A Ghost StoryCultureCinemaMovie reviews
A haunted house, a spectre bearing the most traditional of forms – a white sheet with two black circles where the eyes would be – and a love story truncated abruptly by death. The premise of A Ghost Story seems simple, almost banal. Yet, these familiar elements are used with such sophistication by director David Lowery that any initial resistance to them is likely to dissipate when the long, slow scenes finally reveal, by osmosis, a touching portrayal of human anxiety in the face of change. Rather than a story, the film expresses a mood and awakens the vague sadness and nostalgia usually associated with loss and letting go.
A young couple, M (Rooney Mara) and C (Casey Affleck), live in a suburban ranch. While M would like to move elsewhere, C seems attached to the quiet house. When C suddenly dies in a car accident, he immediately makes his way back to their home as a ghost. Unseen by M, he watches her deal with pain and loneliness, and eventually move on (and move out). C witnesses the coming and going of different occupants that inhabit the house in the years that follow. His strong desire to somehow maintain a connection with M prevents him from leaving the physical space they once shared, but the drastic transformations around him eventually overwhelm him.
Poignant and deeply affecting, A Ghost Story is ultimately a reflection on major existential questions. While it is visually and aurally attractive from the start, its true message only becomes apparent towards the end. Random snippets of different people’s life experience finally act as one force, exposing through their fleetingness the impermeability of our human legacy. The overall effect is witnessed by the Ghost and the audience alone, and deeper implications continue to sprout in the mind after viewing.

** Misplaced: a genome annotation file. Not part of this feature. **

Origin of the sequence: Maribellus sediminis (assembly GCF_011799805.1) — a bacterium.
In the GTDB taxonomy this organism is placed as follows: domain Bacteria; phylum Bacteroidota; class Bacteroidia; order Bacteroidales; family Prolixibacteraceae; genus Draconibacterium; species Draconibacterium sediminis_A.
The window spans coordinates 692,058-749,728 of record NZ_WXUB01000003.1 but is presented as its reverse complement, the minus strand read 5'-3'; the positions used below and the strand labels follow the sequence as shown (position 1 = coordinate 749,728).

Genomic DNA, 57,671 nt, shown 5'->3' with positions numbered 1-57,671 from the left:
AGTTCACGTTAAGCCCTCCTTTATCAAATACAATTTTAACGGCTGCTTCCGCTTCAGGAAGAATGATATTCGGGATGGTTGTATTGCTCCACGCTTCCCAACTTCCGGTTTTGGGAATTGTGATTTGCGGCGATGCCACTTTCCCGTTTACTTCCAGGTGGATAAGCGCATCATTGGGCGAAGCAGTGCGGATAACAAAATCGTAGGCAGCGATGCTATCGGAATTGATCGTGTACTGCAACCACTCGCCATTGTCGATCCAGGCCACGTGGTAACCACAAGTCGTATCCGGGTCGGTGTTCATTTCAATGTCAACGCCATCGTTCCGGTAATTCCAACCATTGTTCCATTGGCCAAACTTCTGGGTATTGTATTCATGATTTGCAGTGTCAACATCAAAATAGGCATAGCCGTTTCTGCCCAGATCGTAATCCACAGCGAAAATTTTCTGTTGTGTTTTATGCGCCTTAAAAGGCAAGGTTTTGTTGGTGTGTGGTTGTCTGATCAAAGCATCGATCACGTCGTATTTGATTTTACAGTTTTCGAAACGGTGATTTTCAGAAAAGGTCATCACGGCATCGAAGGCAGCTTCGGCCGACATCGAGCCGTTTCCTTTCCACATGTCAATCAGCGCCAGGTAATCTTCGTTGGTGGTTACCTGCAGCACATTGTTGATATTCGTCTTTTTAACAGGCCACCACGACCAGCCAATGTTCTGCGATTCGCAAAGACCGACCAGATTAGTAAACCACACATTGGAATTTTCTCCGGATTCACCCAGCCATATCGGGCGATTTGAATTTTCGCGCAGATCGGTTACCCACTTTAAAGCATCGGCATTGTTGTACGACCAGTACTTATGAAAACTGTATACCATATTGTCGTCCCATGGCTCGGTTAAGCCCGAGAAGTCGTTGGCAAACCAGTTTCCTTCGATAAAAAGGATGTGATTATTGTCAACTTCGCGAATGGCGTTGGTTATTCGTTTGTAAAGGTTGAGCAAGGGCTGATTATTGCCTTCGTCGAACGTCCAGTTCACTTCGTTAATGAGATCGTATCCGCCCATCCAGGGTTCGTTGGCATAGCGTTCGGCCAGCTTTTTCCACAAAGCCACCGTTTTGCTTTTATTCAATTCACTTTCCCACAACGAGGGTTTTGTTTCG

David Lowery does not rush his scenes in the least. In fact, he indulges in long spells of silence and stillness for longer than expected (and sometimes longer than seems necessary). He appears to invite the audience to adopt his meditative pace and he lingers until the melancholic mood is fully acknowledged and entered. In terms of cinematography, the claustrophobic and hazy feel is emphasised with the use of a narrower image (the film is shot in a 1:33 ratio), a muted palette and rounded edges, which give a distinctive look.
Mara and Affleck’s performances blend perfectly with the overall tone and, since the narrative is secondary, strong emotions become the central focus. A masterpiece of minimalism and grace, Lowery’s picture will reward those who open themselves to the philosophical discourse bubbling beneath the surface.
A Ghost Story is released nationwide on 11th August 2017. Watch our interview with director David Lowery here.
Watch the trailer for A Ghost Story here: